How Much Insurance Should Trucks Carry Under Federal Law?

Nearly every driver has experienced a dangerously close encounter with a big rig on the highway. The massive size of these tractor-trailers and the speeds at which they travel remind us how quickly a small error can turn deadly. And the potential for both property and physical damage raises the question: How much insurance coverage is required on these trucks?

Under the current federal regulations, the weight of the truck and what it’s carrying are the two important factors in how much insurance they must have. Trucks weighing less than 10,001 pounds are required to maintain a minimum of $300,000 in liability insurance. Trucks weighing over 10,001 pounds must carry $750,000 in liability insurance. Those levels go up to between $1 million and $5 million if hazardous materials are being transported.

This sounds like a lot, but will it cover immediate and future medical costs in case of an accident? In fact, the numbers show that minimum insurance coverage does not fully reimburse victims. When factoring in current and estimated future medical costs in addition to damages for pain and suffering, the numbers fall short.  For example, wrecks like this can cost victims:

  •         $334,892 for a tractor-trailer truck crash in which one person is injured.
  •         $1.2 million for an injury-causing crash if the truck was pulling two or three trailers.
  •         $7.2 million for a fatal crash involving any type of truck. 

 Insurance may not cover all (or even most) of the costs of a typical large truck crash. Depending on the state and its insurance laws plus the levels of the victim’s own coverage, medical bills might be covered up to a certain threshold, usually $10,000 or less. And all claims have to be initiated within two years for personal injury or five years for property damage.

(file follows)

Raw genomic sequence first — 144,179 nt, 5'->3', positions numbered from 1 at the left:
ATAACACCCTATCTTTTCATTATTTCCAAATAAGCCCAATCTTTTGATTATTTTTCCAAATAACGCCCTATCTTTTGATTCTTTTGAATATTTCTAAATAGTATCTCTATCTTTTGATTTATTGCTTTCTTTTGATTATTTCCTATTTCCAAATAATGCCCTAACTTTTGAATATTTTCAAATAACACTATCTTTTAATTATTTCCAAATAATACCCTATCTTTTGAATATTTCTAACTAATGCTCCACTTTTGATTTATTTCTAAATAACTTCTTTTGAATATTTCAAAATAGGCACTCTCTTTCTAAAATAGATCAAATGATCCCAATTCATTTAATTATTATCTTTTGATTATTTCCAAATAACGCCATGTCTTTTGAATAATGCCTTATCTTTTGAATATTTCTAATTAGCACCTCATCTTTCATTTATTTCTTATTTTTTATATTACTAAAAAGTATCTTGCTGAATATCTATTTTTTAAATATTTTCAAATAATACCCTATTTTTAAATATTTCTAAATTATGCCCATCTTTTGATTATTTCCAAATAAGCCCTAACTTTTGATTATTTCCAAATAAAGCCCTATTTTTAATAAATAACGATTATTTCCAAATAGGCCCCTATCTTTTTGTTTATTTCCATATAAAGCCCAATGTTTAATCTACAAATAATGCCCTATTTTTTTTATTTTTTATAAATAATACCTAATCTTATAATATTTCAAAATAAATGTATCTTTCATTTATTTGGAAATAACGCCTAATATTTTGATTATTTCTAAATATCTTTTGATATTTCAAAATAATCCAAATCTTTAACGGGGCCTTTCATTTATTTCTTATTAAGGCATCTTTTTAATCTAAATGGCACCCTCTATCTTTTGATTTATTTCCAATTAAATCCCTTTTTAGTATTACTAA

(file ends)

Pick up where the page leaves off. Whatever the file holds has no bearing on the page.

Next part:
These facts have some serious ramifications for victims, who, if they don’t take legal action, may very well end up with little compensation. Insurance adjusters work for the insurance company, not the victims; their job is to pay out the least amount they can on every claim, often to the detriment of the injured party and their families. Unsurprisingly, a study conducted by the Insurance Research Council (IRC) showed that, on average, payouts were much higher when the injured party retained an attorney. In fact, victims received 40% higher average settlements with the help of legal representation. Plus, 85% of all settlements paid out by insurance companies for bodily injury were awarded to those victims who had an attorney. 

This large disparity is easily explained. Victims who attempt to navigate the insurance and legal systems on their own actually harm their chances of getting the money needed to pay their medical bills. Then there is the Illinois principle of comparative negligence, something most individuals will not know much about. Under this principle, fault is apportioned, or split, between two or more parties whose negligence contributed to the accident. For example, if it is determined that the victim was 40% at fault for the accident, all damages awarded are reduced by 40%. Insurance companies are not going to help victims ensure that this percentage is correct or fair; only a personal attorney will do that.

According to the National Highway Traffic Safety Administration, nearly every category of vehicle crash had fewer deaths last year, with the exception of those involving tractor-trailers. We can’t generally avoid being on the roads with these big rigs, so it is in all drivers’ best interests to understand the coverages and seek help from an experienced accident attorney when needed. It’s the best chance victims of truck accidents have of getting the compensation they need, regardless of the state of the semi’s insurance policy.

We are listening.

Submitted Comments

No comments submitted yet. Sharing your story will help others!